In the next issue of Index on Censorship magazine, fantasy writer Neil Gaiman is interviewed by political cartoonist Martin Rowson about censorship, offence and how graphic novels stir controversy. You can listen to the highlights here and read the full story by subscribing or downloading the app (£1.79 on iTunes).
The interview sees them discussing Dr Who as any example of why we shouldn’t protect children from everything that might scare them; how the Hilary Mantel scandal is keeping the short story alive, and how the Comic Book Legal Defense Fund is fighting a never-ending battle. “Comics, because of the capacity of offence that an image can give, will always have one foot in the gutter,” says Gaiman.
Gaiman also opens up about the only time he had to abort collaboration with an artist (“I think that was the only time I’ve looked at something and said: ‘That’s too disturbing.’”) and on the backlash he received from penning the first transsexual character in a mainstream comic (first from Concerned Mothers of America, later from trans activists).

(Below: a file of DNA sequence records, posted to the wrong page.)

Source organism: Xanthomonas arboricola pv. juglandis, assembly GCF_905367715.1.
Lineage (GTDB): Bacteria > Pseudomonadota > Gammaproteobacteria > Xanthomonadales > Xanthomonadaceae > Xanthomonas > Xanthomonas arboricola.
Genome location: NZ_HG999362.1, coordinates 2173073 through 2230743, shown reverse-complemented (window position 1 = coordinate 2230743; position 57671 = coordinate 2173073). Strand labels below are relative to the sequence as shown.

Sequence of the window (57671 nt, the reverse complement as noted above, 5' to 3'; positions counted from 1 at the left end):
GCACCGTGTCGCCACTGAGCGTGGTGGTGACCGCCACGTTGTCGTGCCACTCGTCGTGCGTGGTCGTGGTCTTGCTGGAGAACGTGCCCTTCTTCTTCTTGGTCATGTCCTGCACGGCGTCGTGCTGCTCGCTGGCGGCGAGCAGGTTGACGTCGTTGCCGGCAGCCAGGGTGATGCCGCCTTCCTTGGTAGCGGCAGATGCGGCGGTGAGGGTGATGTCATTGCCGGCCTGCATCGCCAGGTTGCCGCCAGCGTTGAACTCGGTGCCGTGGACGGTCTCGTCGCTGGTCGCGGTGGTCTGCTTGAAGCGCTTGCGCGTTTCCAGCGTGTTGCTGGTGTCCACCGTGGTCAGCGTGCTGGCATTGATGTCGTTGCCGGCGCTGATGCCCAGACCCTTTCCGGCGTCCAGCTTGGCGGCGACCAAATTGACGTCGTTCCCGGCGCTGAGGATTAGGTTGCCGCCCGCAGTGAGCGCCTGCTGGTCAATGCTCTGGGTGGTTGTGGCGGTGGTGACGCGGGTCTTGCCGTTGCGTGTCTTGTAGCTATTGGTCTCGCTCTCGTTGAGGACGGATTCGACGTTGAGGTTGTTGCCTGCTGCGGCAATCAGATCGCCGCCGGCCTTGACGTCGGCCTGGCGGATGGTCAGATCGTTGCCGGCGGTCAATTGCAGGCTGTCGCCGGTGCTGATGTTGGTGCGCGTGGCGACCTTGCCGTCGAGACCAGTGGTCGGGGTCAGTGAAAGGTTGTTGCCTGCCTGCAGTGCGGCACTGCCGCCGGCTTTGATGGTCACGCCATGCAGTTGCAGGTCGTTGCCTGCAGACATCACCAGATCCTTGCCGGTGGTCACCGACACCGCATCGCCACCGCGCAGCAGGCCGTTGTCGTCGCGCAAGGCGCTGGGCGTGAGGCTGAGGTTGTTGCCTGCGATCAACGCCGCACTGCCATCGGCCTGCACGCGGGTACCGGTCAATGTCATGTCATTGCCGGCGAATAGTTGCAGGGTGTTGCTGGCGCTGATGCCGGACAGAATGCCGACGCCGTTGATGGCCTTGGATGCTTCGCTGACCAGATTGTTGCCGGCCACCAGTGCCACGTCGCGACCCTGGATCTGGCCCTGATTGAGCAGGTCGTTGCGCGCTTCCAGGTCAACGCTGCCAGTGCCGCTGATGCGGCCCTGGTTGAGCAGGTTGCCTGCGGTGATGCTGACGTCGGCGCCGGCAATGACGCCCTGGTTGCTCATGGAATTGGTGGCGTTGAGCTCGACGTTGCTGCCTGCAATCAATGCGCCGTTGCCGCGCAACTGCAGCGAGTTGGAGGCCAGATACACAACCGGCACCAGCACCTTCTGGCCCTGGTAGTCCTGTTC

This article is from the upcoming winter edition of Index on Censorship magazine. Subscribe to Index on Censorship magazine by Dec 31, 2014 for 25% off a print subscription.